www.nettime.org
Nettime mailing list archives

Re: <nettime> Political-Economy and Desire
Jonathan Marshall on Sun, 4 Mar 2012 03:33:53 +0100 (CET)


[Date Prev] [Date Next] [Thread Prev] [Thread Next] [Date Index] [Thread Index]

Re: <nettime> Political-Economy and Desire


Morlock writes:

>There is pretty much a consensus that in the first world only about
>10-15% need to work to provide *all* goods and services. Then,
>depending on the system, there are 15-20% of the armed guards (police,
>military, etc), and the rest are sort of ... redundant. Hence
>unemployment and poverty.

Whence the 'hence'? 

I dare say i'm not the only person old enough to remember the days when these kinds of figures about production (not sure where they come from, but lets pretend) were used to promise us all (by whom?) that automation, and the information society, would lead to a paradisical world, in which we all exchanged whatever we wanted to produce in our spare time, and lived freely off perhaps working one day a week, or a couple of hours a week.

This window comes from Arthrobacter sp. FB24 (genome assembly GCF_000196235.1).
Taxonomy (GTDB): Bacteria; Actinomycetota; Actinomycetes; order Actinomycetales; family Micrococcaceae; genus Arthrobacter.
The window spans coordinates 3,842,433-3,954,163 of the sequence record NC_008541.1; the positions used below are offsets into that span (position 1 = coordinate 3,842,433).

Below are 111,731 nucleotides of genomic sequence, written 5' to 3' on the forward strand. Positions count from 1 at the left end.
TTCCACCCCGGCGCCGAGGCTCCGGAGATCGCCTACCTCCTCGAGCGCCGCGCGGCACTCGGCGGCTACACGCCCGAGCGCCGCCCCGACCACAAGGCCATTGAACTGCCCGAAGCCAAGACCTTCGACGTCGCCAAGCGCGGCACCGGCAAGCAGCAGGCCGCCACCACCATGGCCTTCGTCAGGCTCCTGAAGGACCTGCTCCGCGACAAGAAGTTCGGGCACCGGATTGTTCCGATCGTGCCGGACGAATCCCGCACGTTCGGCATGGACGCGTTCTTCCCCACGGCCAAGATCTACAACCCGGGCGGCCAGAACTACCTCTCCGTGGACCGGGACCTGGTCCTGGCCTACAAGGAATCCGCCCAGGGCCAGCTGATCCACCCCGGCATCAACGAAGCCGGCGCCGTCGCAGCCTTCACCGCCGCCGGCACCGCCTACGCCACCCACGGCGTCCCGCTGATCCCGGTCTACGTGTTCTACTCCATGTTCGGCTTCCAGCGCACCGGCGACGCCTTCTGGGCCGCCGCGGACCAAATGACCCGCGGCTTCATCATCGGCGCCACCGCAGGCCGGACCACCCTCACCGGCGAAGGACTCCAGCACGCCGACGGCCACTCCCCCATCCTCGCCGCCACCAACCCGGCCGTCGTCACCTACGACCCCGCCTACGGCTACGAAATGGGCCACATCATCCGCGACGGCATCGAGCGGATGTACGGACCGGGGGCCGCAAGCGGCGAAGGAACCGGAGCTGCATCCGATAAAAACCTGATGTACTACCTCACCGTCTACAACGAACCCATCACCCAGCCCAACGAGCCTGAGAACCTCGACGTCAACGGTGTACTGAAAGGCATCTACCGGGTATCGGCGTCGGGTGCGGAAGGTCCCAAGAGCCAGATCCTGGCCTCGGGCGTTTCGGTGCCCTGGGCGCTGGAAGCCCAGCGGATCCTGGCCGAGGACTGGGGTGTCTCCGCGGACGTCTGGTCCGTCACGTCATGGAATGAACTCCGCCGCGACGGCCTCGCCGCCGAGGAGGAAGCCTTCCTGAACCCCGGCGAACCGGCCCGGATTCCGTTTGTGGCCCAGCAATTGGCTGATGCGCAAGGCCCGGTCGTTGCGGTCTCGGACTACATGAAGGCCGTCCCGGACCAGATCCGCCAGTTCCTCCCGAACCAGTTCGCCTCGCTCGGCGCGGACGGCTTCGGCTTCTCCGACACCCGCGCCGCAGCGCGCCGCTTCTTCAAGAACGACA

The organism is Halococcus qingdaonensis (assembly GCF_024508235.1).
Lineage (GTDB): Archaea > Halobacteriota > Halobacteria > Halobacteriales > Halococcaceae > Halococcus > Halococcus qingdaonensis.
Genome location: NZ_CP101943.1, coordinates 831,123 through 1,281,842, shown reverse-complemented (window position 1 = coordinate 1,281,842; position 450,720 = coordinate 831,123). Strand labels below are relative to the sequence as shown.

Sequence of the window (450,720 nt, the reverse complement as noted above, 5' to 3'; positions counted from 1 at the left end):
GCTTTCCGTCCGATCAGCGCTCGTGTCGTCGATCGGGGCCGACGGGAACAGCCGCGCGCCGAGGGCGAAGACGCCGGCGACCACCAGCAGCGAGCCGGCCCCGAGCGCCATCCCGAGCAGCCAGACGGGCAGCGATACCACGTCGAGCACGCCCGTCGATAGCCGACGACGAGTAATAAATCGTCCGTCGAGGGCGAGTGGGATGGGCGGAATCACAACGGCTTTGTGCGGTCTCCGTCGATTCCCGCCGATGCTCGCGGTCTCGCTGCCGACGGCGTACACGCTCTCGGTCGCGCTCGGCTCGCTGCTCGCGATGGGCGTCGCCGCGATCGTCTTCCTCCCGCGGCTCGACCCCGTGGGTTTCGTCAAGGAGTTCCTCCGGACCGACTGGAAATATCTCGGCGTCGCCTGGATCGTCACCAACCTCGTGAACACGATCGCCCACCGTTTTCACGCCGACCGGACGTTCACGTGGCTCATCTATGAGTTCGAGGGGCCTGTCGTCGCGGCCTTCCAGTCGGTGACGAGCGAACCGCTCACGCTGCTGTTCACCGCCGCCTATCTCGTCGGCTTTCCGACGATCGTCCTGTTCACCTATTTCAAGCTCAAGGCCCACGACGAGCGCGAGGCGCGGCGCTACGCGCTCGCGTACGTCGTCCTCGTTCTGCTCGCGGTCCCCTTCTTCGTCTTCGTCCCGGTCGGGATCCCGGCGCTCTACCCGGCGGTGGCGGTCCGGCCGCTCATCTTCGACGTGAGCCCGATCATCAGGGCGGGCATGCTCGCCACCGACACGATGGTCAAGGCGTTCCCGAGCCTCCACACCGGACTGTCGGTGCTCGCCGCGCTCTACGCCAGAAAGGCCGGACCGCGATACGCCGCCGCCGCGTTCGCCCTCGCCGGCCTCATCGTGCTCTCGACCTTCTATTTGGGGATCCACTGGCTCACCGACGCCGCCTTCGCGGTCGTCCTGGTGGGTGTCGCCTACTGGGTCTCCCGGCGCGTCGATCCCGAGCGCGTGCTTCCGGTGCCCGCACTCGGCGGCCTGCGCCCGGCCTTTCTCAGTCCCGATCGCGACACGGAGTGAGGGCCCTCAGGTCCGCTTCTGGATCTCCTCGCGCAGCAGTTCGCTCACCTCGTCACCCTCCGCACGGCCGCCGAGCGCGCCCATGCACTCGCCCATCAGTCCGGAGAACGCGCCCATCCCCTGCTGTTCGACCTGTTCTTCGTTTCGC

The 'hence povery' here seems to me to arise from ignoring the 'structures' of work, 'structures' of ownership, 'structures' of power, and the 'structures' of distribution, amongst a few other things....

jon

UTS CRICOS Provider Code: 00099F
DISCLAIMER: This email message and any accompanying attachments may contain confidential information.
If you are not the intended recipient, do not read, use, disseminate, distribute or copy this message or
attachments. If you have received this message in error, please notify the sender immediately and delete
this message. Any views expressed in this message are those of the individual sender, except where the
sender expressly, and with authority, states them to be the views of the University of Technology Sydney.
Before opening any attachments, please check them for viruses and defects.

Think. Green. Do.

Please consider the environment before printing this email.


#  distributed via <nettime>: no commercial use without permission
#  <nettime>  is a moderated mailing list for net criticism,
#  collaborative text filtering and cultural politics of the nets
#  more info: http://mx.kein.org/mailman/listinfo/nettime-l
#  archive: http://www.nettime.org contact: nettime {AT} kein.org